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Shane Decker

Shane Decker: Power Plan

Straight commission plans are risky, but lucrative. Shane Decker explains how to make yours work.




GOING WITH A STRAIGHT commission compensation plan can be like being a power hitter in baseball: either you hit a home run, or you strike out. If the upside is huge, the risk is high as well.

But the greatest power hitters in baseball — the cream of the crop — are generally also among the league leaders in batting average. Why? They minimize their mistakes by playing smart. A good store owner can do the same, using the benefits of straight commission to knock sales out of the park, while maintaining a consistent level of high performance through “smart play.”

Straight commission can work, but you must have rules. It only takes one “customer hog” or pre-judger to ruin the sales floor for everybody. Here are the rules you should have in place to make straight commission work:

  1. If you close it, you get the commission. Just because someone else said “hello” doesn’t mean you split the commission.
  2. A customer shows up with a salesperson’s business card, asking for them by name in regards to a specific piece. They’re not there, so someone else sells them that piece. The original salesperson gets the commission. No split.
  3. A customer shows up with a salesperson’s business card, asking for them in regards to a specific piece. But they’re not really sold yet. The salesperson on the floor winds up selling them a different piece. Now it’s a split.
  4. If you are working with a customer and have to T.O., it’s a split (unless it’s just a quick assist – then there’s no split).
  5. Add-ons are tricky. In some stores, the salesperson who closed the add-on gets the commission for that piece, even if the customer came in asking for a different salesperson. In others, the original salesperson gets the commission for the add-on, because it’s impossible to know whether they would have closed the add-on sale or not. As store owner, it’s up to you to choose which rule your team will follow, and stick to it.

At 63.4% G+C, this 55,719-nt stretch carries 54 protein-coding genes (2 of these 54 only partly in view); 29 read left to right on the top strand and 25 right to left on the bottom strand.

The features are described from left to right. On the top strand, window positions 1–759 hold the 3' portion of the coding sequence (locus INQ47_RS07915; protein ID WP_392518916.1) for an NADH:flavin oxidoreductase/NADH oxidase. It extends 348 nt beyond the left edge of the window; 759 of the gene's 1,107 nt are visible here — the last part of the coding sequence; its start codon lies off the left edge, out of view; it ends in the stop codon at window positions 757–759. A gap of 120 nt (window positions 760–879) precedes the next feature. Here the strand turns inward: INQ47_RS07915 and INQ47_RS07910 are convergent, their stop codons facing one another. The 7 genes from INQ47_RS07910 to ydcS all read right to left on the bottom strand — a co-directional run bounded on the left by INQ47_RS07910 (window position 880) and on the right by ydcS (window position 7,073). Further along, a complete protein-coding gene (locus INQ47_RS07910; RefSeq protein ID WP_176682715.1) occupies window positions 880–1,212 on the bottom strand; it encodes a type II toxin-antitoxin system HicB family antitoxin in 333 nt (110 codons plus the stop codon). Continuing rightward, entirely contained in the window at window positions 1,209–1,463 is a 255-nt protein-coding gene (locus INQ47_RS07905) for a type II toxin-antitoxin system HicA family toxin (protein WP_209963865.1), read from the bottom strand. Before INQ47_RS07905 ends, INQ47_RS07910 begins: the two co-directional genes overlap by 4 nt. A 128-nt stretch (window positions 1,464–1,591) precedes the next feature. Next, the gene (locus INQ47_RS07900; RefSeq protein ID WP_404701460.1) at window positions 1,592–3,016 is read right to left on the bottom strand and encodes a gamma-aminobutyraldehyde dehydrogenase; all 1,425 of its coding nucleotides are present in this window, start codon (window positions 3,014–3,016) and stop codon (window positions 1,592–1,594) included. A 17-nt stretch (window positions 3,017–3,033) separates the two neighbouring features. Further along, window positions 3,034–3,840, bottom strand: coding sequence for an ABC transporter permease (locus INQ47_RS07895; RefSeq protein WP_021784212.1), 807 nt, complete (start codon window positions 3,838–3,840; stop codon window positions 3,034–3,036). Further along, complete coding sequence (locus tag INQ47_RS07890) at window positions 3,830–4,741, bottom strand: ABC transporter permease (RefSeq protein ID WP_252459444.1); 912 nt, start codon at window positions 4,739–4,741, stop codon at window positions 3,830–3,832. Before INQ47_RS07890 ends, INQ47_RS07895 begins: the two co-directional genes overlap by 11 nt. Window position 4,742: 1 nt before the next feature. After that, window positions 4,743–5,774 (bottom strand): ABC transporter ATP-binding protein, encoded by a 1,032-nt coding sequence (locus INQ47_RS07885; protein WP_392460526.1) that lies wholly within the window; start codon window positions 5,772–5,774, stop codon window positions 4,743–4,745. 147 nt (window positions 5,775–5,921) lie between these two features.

Either way, what goes around, comes around. Each salesperson must scratch their teammates’ backs when they’re not on the floor, because the situation will be reversed. That’s why working under straight commission takes incredible teamwork and honesty.

The same concept applies with T.O.’s (Team Opportunities) and Team Selling. Studies say that when a customer is properly T.O.’ed, the closing ratio can go up as much as 50%. With a team sale (two people working in tandem to make the sale), that goes up to 60%! And wouldn’t you rather have half of something than all of nothing?

Greed takes over when a salesperson lets someone walk because they don’t want to share. Anyone who’s not a team player must be terminated, executed, run over with a Mack truck. Otherwise, they become a poison to your operation, no matter how good a “closer” they are.


Just like a World Series caliber baseball team, it takes a great manager and sales team to make straight commission work. And watch out for pre-judging. Some commissioned salespeople try to wait only on the people who look like they have money, passing up those that don’t. Customers will see through this and you’ll find your referral business plummeting. When a salesperson is “up,” they’re up … period. No matter what the customer looks like.

That said, straight commission does give salespeople the ability (and incentive) to develop a personal trade.

Straight commission also offers the chance for “stretch goals.” This means that a sales goal is set each month, and if the person (or team) hits that number, then they receive an additional 3-5% commission, or even double commission! Staff will try much harder to hit such a goal, and if they do, everybody wins.

Just like a World Series caliber baseball team, it takes a great manager and sales team to make straight commission work. Everyone has to be on the same page, every day. But if you can do that, your closing ratio will be 5-10% higher than a salary-only store. And what would one more sale out of ten do for your bottom line? Sounds like a championship store to me!

This story is from the November 2005 edition of INSTORE.


Shane Decker has provided sales training to more than 3,000 jewelry stores. Shane cut his teeth in jewelry sales in Garden City, KS, and sold over 100 1-carat diamonds four years in a row. Contact him at



When There’s No Succession Plan, Call Wilkerson

Bob Wesley, owner of Robert C. Wesley Jewelers in Scottsdale, Ariz., was a third-generation jeweler. When it was time to enjoy life on the other side of the counter, he weighed his options. His lease was nearing renewal time and with no succession plan, he decided it was time to call Wilkerson. There was plenty of inventory to sell and at first, says Wesley, he thought he might try to manage a sale himself. But he’s glad he didn’t. “There’s no way I could have done this as well as Wilkerson,” he says. Wilkerson took responsibility for the entire event, with every detail — from advertising to accounting — done, dusted and managed by the Wilkerson team. “It’s the complete package,” he says of the Wilkerson method of helping jewelers to easily go on to the next phase of their lives. “There’s no way any retailer can duplicate what they’ve done.”

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